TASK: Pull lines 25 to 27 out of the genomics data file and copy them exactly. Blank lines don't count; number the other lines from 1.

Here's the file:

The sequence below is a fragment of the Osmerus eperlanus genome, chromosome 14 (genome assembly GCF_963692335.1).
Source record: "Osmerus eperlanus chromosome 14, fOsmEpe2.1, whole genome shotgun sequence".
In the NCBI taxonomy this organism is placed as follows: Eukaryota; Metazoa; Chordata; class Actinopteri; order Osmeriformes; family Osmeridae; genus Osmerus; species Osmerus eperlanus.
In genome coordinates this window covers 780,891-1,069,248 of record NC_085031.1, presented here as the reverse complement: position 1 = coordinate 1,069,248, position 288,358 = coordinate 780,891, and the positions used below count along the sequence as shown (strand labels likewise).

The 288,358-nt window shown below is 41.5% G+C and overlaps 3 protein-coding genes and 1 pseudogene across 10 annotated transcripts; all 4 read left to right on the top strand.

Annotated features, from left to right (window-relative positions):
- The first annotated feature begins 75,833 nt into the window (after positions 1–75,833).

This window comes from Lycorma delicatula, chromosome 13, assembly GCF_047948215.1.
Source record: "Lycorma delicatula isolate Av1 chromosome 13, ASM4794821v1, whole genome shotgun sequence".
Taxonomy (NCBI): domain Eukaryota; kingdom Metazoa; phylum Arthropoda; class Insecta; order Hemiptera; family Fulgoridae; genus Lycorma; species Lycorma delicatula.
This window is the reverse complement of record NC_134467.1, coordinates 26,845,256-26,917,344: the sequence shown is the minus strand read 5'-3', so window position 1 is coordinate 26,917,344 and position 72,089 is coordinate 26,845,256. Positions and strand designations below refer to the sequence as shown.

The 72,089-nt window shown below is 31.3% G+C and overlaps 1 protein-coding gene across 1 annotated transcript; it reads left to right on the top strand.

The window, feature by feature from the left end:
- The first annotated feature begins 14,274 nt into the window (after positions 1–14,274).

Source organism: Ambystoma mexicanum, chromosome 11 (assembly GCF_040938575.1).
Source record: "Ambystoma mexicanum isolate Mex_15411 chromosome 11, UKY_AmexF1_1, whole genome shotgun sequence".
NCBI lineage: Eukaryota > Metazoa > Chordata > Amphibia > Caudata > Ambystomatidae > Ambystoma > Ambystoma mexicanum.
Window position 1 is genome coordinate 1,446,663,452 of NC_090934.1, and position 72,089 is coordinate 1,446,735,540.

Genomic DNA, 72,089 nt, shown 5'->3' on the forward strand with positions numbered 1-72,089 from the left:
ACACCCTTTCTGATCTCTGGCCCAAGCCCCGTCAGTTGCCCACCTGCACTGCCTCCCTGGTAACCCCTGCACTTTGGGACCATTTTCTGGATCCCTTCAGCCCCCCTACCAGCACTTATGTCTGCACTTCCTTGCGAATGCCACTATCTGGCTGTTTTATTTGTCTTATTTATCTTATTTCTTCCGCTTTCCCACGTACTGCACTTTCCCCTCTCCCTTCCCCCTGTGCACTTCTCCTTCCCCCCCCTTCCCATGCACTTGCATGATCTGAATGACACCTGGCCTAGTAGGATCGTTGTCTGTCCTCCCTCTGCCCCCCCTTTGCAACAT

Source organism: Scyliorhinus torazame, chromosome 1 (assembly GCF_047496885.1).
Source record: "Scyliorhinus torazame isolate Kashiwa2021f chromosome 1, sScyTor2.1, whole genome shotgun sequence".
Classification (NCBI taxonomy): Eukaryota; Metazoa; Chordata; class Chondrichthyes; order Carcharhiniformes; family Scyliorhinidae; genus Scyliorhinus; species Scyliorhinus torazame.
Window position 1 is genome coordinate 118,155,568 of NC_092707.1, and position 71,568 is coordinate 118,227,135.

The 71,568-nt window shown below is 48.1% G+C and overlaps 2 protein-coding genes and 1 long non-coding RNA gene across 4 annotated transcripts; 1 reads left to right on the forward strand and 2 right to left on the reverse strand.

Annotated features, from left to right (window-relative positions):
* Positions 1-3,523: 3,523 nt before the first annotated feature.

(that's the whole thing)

The 71,568-nt window shown below is 48.1% G+C and overlaps 2 protein-coding genes and 1 long non-coding RNA gene across 4 annotated transcripts; 1 reads left to right on the forward strand and 2 right to left on the reverse strand.

Annotated features, from left to right (window-relative positions):
* Positions 1-3,523: 3,523 nt before the first annotated feature.